In reaching its decision, the Third Circuit first addressed the distinction between on- and off-campus speech. The court acknowledged that enforcing the line is “tricky,” particularly in the digital age. Citing existing Third Circuit precedent, the court concluded that “a student’s online speech is not rendered ‘on campus’ simply because it involves the school, mentions teachers or administrators, is shared with or accessible to students, or reaches the school environment.” Applying these principles to the case, it further determined that B.L’s snap falls outside the school context. As Judge Krause highlighted, “B.L. created the snap away from campus, over the weekend, and without school resources, and she shared it on a social media platform unaffiliated with the school.”
The Third Circuit next turned to whether the First Amendment allowed the School District to punish B.L. for her off-campus speech. The court first rejected the School District’s reliance on Fraser, emphasizing that under Fraser “vulgar, lewd, obscene, or plainly offensive” speech by students receives “no First Amendment protection . . . in school.” The Third Circuit also noted that it had previously held that Fraser does not apply to off-campus speech.
The Third Circuit further held that B.L.’s punishment can’t be justified under Tinker, addressing the long-avoided question of whether Tinker applies to off-campus speech. “In avoiding the issue, we afforded our sister circuits the chance to coalesce around an approach and the Supreme Court the chance to resolve the issue,” Krause wrote. “Nearly a decade later, however, we see not only that social media has continued its expansion into every corner of modern life, but also that no dominant approach has developed.” After also recognizing the “unresolved issue of Tinker’s scope has left a significant obstacle in the path of any student seeking to vindicate her free speech rights through a § 1983 suit,” the Third Circuit determined “the time has come for us to answer the question.”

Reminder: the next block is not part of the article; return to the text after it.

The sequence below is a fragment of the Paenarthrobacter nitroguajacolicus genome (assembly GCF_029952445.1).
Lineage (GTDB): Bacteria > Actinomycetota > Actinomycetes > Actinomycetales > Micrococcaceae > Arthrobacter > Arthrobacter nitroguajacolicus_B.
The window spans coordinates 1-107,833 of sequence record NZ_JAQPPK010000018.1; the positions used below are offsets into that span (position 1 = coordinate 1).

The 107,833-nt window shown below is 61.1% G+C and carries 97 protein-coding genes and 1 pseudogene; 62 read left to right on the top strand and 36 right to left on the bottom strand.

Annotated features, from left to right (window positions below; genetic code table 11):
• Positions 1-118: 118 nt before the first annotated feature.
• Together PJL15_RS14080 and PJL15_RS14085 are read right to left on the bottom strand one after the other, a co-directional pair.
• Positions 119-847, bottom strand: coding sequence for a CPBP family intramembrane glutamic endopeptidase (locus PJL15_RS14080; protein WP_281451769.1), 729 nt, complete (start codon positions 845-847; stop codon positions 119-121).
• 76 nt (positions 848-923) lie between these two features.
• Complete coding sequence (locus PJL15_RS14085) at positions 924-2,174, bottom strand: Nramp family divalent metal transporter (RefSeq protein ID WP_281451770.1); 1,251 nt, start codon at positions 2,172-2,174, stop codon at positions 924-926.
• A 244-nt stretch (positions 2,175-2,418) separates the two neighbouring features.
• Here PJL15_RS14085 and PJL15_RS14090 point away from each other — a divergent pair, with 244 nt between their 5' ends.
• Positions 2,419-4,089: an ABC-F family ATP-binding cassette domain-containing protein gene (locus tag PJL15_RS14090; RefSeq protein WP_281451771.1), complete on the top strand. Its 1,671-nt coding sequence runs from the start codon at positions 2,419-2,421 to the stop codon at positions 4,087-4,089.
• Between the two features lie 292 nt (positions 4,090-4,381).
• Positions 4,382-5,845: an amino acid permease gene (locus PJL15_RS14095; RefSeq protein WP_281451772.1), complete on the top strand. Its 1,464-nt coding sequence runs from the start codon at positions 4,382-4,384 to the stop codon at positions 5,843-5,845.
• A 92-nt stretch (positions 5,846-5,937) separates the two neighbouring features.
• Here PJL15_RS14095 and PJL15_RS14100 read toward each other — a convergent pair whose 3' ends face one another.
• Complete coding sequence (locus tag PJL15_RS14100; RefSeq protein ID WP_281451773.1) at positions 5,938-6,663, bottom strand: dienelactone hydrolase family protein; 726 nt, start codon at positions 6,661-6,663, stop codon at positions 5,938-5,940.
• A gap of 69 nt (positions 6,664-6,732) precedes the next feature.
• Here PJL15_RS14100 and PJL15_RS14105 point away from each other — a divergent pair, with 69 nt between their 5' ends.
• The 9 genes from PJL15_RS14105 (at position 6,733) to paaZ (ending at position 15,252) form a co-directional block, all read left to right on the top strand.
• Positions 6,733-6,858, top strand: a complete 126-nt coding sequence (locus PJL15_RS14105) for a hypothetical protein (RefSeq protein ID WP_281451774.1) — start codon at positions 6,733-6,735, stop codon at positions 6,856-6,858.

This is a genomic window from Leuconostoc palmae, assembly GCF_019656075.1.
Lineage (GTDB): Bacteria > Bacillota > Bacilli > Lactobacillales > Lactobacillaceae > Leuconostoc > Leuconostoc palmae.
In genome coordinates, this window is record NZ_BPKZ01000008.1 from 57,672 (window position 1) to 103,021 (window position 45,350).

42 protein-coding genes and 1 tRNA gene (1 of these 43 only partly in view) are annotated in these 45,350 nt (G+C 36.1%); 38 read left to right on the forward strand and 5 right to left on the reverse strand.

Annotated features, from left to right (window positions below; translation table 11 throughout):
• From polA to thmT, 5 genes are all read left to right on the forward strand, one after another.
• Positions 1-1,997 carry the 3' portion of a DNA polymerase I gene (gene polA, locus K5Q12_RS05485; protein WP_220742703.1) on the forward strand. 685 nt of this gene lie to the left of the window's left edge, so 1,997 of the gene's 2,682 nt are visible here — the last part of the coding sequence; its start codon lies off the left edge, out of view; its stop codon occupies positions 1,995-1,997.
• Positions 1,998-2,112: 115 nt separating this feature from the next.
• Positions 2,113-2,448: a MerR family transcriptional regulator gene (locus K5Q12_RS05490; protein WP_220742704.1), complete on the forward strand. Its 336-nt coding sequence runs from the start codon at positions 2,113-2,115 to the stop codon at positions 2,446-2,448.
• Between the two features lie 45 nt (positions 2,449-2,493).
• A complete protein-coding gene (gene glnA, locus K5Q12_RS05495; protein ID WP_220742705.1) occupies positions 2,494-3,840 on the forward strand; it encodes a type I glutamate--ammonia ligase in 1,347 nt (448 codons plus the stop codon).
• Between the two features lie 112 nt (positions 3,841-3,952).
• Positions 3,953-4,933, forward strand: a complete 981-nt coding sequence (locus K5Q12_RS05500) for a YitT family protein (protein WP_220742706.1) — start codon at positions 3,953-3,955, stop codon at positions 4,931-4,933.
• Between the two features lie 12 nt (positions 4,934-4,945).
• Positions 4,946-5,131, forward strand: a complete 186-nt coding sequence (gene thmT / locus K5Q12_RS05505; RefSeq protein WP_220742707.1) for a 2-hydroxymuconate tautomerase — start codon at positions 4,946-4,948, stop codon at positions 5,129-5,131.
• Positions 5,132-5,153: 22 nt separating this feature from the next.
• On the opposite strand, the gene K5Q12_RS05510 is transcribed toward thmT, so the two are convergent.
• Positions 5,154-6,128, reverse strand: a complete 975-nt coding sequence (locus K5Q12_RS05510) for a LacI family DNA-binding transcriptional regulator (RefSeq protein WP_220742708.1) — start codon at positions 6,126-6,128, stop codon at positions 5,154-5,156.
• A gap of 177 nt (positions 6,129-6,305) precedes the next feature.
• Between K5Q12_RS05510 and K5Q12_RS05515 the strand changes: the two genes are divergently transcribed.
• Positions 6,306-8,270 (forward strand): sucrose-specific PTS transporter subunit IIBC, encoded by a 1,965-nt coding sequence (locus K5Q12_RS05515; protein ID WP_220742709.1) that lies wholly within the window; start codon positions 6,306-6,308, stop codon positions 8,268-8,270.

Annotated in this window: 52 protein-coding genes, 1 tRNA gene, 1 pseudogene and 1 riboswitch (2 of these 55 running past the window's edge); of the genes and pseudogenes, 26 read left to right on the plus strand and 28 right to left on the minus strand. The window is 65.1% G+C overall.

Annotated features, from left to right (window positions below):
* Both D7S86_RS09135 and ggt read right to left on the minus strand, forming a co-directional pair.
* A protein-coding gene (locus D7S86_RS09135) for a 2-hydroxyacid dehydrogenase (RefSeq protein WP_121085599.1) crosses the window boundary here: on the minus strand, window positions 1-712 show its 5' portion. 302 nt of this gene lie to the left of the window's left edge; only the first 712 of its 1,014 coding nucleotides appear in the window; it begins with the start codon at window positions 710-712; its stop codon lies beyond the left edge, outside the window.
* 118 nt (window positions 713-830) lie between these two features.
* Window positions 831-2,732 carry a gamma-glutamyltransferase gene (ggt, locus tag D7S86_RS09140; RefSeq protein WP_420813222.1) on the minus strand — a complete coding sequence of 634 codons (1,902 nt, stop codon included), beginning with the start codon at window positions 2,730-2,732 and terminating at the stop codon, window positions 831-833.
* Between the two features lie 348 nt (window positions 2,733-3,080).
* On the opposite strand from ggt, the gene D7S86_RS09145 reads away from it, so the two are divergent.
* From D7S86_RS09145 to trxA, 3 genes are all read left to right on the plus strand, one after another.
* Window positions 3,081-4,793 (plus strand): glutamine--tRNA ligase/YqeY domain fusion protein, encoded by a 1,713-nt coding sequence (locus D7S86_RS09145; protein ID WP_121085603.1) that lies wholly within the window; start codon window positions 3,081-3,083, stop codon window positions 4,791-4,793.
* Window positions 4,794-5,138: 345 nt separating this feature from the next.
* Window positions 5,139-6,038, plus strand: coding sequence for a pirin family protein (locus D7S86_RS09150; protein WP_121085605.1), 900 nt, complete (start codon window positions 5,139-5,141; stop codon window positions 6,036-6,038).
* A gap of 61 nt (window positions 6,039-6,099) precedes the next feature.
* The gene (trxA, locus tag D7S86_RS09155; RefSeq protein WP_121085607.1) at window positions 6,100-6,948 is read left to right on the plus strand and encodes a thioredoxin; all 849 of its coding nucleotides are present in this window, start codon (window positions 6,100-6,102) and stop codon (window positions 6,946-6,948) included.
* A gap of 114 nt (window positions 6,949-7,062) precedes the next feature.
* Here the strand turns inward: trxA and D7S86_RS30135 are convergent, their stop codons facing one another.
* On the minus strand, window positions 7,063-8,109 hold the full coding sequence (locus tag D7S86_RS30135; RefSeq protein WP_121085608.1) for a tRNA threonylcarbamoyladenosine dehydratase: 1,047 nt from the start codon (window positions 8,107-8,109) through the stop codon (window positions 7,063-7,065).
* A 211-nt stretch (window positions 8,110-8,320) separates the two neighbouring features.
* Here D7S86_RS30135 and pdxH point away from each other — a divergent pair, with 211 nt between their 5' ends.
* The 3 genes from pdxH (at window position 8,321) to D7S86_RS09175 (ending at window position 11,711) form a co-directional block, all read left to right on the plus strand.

In reviewing the approaches taken by other circuit courts of appeal, the Third Circuit concluded that “their approaches sweep in too much speech and distort Tinker’s narrow exception into a vast font of regulatory authority.” In forging its own path, the Third Circuit held that Tinker isinapplicable to off-campus speech. “Tinker’s focus on disruption makes sense when a student stands in the school con- text, amid the ‘captive audience’ of his peers,” Judge Krause explained. “But it makes little sense where the student stands outside that context, given that any effect on the school environment will depend on others’ choices and reactions.”
In support, the Third Circuit stated that its approach offers the distinct advantage of offering up-front clarity to students and school officials. “To enjoy the free speech rights to which they are entitled, students must be able to determine when they are subject to schools’ authority and when not,” Judge Krause wrote.
The Third Circuit clarified that “[n]othing in this opinion questions school officials’ ‘comprehensive authority’ to regulate students when they act or speak within the school environment. As Judge Krause explained, “Tinker applies, as it always has, to any student who, on campus, shares or reacts to controversial off-campus speech in a disruptive manner.”
Notably, the Third Circuit “reserv[ed] for another day the First Amendment implications of off-campus student speech that threatens violence or harasses others.”
For more information about the Third Circuit’s precedential student speech decision or the legal issues involved, we encourage you to contact a member of Scarinci Hollenbeck’s Government and Education Law Group.